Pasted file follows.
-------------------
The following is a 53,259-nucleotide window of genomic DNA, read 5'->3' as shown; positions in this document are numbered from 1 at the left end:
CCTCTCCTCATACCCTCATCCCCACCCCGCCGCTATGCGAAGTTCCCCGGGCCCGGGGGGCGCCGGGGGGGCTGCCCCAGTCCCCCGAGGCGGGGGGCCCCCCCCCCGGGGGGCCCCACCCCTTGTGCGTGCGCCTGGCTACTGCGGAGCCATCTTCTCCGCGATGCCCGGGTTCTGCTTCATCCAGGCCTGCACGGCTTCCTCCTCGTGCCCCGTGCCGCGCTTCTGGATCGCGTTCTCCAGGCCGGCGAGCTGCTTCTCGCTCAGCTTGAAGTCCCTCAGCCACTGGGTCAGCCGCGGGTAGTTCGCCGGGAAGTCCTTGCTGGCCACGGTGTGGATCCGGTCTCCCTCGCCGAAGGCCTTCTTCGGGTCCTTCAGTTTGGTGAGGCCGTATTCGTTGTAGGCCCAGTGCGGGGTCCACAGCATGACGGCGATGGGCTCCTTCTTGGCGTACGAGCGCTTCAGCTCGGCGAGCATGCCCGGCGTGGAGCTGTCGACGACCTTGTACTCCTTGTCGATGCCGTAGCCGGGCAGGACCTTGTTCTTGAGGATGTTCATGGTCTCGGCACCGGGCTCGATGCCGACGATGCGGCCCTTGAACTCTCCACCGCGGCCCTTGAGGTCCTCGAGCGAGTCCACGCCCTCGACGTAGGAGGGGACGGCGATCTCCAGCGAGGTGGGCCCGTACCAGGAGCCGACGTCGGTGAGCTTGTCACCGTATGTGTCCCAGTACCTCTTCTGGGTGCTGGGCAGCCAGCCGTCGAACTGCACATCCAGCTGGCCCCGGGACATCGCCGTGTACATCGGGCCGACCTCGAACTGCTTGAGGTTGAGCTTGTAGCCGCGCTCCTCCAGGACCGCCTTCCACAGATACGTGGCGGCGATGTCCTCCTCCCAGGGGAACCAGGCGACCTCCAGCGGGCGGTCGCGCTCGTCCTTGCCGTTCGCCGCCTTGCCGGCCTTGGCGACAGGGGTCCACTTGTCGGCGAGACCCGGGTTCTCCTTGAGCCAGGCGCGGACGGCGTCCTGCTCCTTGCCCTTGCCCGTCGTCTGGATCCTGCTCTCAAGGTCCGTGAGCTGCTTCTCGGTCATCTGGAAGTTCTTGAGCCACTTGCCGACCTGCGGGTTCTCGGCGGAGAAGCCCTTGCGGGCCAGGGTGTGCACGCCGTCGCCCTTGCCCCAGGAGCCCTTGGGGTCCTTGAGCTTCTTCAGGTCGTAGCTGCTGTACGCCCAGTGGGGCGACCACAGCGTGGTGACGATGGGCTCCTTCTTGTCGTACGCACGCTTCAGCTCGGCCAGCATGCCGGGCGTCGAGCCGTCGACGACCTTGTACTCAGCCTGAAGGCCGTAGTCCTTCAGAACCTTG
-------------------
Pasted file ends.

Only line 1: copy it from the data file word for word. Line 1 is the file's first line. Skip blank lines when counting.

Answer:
The following is a 53,259-nucleotide window of genomic DNA, read 5'->3' as shown; positions in this document are numbered from 1 at the left end: